Thursday, October 28, 2010

How To Prepare a Gourmet Thanksgiving Feast on a Tight Budget



When one thinks of Thanksgiving, the traditional feast is most likely the first thing that comes to mind. From the delicious mashed potatoes to the giant stuffed turkey, from the cranberry sauce to the green bean casserole, the traditional ideas of what foods are to be served at Thanksgiving are rather engrained into our heads. Unfortunately, preparing all of those pots of food is not only time-consuming, but can cost your wallet a pretty penny.




Thankfully, all hope is not lost, as throwing a Thanksgiving dinner doesn't have to be a cost-prohibitive affair. Regardless of whether you're on a tight budget, or simply hoping to reign in some of the unnecessary expenditures that often accompany the Thanksgiving holiday, saving money on the meal is rather easy to do. You may even find that a non-traditional Thanksgiving dinner spices up things in your kitchen!



While many people are hesitant to serve something other than the traditional bird and stuffing, the entire point of this holiday is to focus on giving and sharing with those around you. Your friends and family may expect you to serve turkey, but why not mix it up this year? Have you ever shared a Thanksgiving feast around a freshly-baked pizza? Maybe this year could be a “Tex-Mex” themed buffet? By using your creativity, you could theoretically make this Thanksgiving meal an absolutely unforgettable day for everyone, while saving your cash.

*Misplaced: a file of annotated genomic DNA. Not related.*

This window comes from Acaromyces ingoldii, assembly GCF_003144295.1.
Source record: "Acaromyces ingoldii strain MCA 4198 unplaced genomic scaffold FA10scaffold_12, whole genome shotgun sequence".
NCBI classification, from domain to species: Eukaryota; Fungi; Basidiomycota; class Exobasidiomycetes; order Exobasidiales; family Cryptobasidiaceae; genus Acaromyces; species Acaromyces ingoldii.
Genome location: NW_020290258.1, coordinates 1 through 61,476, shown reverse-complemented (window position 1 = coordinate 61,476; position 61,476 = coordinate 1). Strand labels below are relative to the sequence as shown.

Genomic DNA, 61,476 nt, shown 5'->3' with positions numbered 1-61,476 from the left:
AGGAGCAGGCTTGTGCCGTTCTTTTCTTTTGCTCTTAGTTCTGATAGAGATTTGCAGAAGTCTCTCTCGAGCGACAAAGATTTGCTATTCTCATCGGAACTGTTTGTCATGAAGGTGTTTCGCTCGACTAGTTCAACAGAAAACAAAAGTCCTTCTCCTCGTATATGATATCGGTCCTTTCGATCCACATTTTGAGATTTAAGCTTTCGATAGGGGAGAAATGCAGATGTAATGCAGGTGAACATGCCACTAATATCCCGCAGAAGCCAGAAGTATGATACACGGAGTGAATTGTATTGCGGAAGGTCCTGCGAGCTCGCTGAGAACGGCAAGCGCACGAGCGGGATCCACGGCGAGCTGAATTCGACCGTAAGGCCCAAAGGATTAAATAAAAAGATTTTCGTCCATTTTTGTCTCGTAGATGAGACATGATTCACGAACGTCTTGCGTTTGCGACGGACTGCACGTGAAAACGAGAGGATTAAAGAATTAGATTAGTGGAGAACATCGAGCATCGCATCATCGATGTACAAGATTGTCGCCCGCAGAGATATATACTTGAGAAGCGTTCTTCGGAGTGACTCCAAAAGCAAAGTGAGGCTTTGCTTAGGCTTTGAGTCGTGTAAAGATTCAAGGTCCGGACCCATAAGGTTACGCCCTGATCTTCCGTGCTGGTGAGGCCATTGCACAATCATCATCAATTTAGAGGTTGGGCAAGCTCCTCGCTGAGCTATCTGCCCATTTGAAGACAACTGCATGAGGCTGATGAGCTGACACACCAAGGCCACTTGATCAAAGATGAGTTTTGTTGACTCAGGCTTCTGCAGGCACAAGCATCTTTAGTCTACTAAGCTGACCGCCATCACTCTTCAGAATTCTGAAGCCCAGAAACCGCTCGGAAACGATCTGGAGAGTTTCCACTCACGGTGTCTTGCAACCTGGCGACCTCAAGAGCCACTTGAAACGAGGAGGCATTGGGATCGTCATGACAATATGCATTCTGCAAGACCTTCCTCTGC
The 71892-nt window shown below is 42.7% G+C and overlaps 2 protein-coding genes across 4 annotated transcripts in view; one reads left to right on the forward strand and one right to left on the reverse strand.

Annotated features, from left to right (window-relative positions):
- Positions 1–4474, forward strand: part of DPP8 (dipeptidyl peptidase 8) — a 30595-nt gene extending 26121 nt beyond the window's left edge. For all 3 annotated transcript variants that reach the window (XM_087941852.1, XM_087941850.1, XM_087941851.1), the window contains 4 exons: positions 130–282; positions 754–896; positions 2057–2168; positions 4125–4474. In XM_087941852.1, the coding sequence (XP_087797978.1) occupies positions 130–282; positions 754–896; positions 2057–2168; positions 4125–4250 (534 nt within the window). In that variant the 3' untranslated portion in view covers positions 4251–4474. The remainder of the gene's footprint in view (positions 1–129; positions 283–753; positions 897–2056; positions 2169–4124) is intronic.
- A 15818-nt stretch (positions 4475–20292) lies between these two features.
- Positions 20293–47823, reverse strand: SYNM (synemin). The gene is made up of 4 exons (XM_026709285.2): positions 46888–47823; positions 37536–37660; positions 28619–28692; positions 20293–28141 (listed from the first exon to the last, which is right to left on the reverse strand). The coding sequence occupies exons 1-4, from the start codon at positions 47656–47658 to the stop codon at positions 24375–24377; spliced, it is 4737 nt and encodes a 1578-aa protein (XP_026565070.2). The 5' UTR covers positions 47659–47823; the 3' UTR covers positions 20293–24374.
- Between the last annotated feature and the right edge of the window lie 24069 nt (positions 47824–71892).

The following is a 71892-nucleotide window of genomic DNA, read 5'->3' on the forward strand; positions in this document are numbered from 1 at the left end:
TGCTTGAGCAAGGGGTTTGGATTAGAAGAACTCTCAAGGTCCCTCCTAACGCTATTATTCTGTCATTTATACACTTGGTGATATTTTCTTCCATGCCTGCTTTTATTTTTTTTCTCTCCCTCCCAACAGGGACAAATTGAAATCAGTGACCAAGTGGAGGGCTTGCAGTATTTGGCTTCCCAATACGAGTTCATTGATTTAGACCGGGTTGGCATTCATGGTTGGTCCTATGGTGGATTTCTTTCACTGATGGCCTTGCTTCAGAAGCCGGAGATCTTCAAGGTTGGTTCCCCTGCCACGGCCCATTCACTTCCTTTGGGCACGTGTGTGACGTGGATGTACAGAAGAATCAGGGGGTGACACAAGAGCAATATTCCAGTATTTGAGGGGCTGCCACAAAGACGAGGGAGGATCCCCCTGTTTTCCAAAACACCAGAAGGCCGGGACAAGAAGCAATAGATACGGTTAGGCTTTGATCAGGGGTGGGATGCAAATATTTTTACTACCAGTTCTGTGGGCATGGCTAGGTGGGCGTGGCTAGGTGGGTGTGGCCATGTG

If you're dead set on serving the traditional Thanksgiving foods, why not consider asking your friends and family to pitch in? Most guests generally inquire as to whether they can bring anything along anyhow, so why not take advantage of their offer and assign each guest a dish to bring? You can take care of roasting the turkey, while the other guests at your meal bring a side dish or dessert. If you do decide to go this route, consider assigning specific dishes to each person, as to avoid five different green bean casseroles showing up on Thanksgiving, and not a single pumpkin pie.



Should you feel uncomfortable about asking others to pitch in, you'll need to whittle your menu down to make things more simple. There are tons of different dishes that are associated with Thanksgiving, but you are not obligated to serve every one of them. Choose to serve one protein, two side dishes and dessert, and call it a day. So long as potatoes and turkey are on your guests plates, they likely won't even notice anything else is missing.



Remember to make your own dishes, rather than purchasing them prepared, as you'll save yourself the wasted money, and likely end up with a better dish. Furthermore, for savings on the basic ingredients, farmers markets and local stores often offer better deals than the big-box supermarket chains. Regardless of what foods end up on your final table, the most important thing is that you will be spending time with those you love. Truly, what could make for a nicer Thanksgiving than that?



Kyle Simpson writes for PhD Degree where you can find information about various online colleges and find the school and program that is right for you.
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